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Home News Women In Dairy Farming Urge Stakeholders To Prioritize Them 

Women In Dairy Farming Urge Stakeholders To Prioritize Them 

by Jacquiline Nakandi
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By Ritah Mukasa

Women in dairy farming in Kigezi region want government and stakeholders to address the issues that hinder them from benefiting from their work.

While at the national gathering for women in agrifood systems in Kampala recently, a group of women who represented hundreds of others shared the difficulties that hinder their full participation in the dairy farming business.

For example, Christine Muhwezi, a member of Nyakasiru Bariisa Kweterana Village Learning Group (VLG) said that women engage in the day-to-day animal care, milk production, and processing of local dairy products but in some homes, all the profits go to the husband. 

“Women don’t own livestock. Once a cow is bought, it is owned by the man. Even if you buy it with your money, the husband owns it,” another representative said.

Women want modern machinery and technologies. Photos by Ritah Mukasa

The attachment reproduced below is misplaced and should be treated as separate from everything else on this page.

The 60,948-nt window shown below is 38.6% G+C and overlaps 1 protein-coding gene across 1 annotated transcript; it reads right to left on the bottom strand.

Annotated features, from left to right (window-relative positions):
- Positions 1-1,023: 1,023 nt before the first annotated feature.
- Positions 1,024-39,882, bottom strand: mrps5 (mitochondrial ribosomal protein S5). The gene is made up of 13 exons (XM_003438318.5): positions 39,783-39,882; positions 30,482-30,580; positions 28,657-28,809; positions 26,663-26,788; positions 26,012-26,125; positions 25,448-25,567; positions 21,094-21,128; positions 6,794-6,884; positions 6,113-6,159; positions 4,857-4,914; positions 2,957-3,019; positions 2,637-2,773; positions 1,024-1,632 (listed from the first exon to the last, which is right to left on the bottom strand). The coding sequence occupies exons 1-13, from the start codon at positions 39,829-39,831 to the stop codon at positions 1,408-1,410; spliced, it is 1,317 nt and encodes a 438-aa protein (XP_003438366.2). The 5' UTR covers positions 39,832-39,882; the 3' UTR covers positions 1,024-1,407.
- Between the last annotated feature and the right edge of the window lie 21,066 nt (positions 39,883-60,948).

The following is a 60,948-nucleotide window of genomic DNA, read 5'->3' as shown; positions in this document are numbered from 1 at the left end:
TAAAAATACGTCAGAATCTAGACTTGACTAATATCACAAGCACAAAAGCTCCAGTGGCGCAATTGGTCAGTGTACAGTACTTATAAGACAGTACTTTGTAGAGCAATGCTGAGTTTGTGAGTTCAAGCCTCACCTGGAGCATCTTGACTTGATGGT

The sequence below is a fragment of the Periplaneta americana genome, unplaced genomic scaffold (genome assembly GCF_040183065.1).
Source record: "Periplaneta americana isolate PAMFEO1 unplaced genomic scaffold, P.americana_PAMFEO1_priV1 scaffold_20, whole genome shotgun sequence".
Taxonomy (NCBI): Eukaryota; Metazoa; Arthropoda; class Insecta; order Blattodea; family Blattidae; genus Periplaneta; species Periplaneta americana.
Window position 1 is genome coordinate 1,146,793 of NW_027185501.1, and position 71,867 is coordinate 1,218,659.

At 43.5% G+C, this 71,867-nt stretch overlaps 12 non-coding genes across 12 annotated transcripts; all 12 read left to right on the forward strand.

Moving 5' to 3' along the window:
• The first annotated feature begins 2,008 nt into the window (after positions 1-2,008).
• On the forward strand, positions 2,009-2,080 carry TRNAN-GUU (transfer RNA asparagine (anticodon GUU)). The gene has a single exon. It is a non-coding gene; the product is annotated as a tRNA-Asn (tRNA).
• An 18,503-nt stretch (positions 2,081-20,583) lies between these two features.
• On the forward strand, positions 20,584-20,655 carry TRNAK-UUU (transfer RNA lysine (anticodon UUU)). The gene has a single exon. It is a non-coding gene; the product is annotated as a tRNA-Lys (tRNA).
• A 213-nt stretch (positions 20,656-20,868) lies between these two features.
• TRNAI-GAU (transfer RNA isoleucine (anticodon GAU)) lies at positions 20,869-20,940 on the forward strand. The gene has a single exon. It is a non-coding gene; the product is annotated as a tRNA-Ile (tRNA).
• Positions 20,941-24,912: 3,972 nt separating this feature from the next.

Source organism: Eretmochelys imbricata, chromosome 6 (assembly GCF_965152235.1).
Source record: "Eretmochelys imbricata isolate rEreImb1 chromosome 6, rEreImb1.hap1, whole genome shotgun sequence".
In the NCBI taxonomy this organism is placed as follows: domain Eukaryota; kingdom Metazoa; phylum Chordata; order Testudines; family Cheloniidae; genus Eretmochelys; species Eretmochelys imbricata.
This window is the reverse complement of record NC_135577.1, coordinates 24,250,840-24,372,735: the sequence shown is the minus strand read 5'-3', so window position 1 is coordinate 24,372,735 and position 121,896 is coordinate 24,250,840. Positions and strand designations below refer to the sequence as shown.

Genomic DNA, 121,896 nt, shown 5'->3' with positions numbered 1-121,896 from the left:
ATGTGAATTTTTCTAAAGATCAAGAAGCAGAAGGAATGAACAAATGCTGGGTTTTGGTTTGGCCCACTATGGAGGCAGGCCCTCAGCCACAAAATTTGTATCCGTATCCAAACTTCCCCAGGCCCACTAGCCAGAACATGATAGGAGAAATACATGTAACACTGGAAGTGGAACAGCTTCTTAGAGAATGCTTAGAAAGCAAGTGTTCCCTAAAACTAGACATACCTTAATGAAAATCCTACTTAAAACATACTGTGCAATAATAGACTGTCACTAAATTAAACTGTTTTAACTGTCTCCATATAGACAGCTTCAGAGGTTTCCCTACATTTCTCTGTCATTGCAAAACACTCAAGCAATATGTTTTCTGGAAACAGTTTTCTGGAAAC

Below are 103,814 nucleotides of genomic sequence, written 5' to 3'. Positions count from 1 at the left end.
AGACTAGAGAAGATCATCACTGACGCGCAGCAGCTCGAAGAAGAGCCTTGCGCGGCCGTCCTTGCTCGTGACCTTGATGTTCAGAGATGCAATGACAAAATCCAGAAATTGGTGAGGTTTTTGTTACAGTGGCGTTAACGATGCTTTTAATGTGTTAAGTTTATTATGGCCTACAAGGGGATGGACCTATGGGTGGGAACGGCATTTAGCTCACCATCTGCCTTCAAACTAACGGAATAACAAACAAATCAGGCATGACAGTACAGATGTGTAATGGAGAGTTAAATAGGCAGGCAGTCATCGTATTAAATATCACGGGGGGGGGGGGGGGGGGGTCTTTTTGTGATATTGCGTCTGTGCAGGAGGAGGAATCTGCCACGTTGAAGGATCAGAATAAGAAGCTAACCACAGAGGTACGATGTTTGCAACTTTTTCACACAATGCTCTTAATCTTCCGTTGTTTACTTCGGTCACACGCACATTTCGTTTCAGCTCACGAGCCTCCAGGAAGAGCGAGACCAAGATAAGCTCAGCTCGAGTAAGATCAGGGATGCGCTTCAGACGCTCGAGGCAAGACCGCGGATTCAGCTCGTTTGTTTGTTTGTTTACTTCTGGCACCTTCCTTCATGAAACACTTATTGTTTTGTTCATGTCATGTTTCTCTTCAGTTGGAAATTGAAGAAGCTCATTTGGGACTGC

Moureen Ashaba, the gender focal person and advisor for the Integrated Smallholder Dairy Programme (ISDAP) under SNV in Kigezi adds that conflicts arise once a woman sells the products and keeps the money. For that, some women decide to shun dairy farming for matooke growing because they have full control over it.

“Needless to say, those who decide to carry on despite the obstacles also grapple with unstable market prices and poor infrastructure that makes it difficult to reach the market. Another challenge is water scarcity and animal diseases such as foot and mouth disease and tick-borne diseases that kill their animals because veterinary doctors are few and sometimes, inaccessible,” she explained. 

In addition, most women rear less-profitable livestock breeds at the household level and besides, the machinery required in the dairy business is costly. This includes; milking machines, milk coolers, refrigerating systems and tanks among others.

Ashaba calls upon stakeholders to provide subsidies for women to enable them to acquire dairy equipment. 

They also need climate-smart programs that address water scarcity and feed challenges in livestock production. 

Women also want land ownership rights and gender-sensitive technologies.

Meanwhile, Ashaba says, they always encourage women to utilize existing local solutions like Hakashenyi SACCO, Parish Development Model (PDM) funds, and PCP fund plus buffalo bicycles which have helped to enhance market access for women in Kisoro, Rubanda, Kabale, Rukiga and Rukungiri districts. 

LEAD PHOTO CAPTION: Christine Muhwezi, a member of Nyakasiru Bariisa Kweterana Village Learning Group (VLG) presenting key issues with other representatives at a gathering in Kampala recently.

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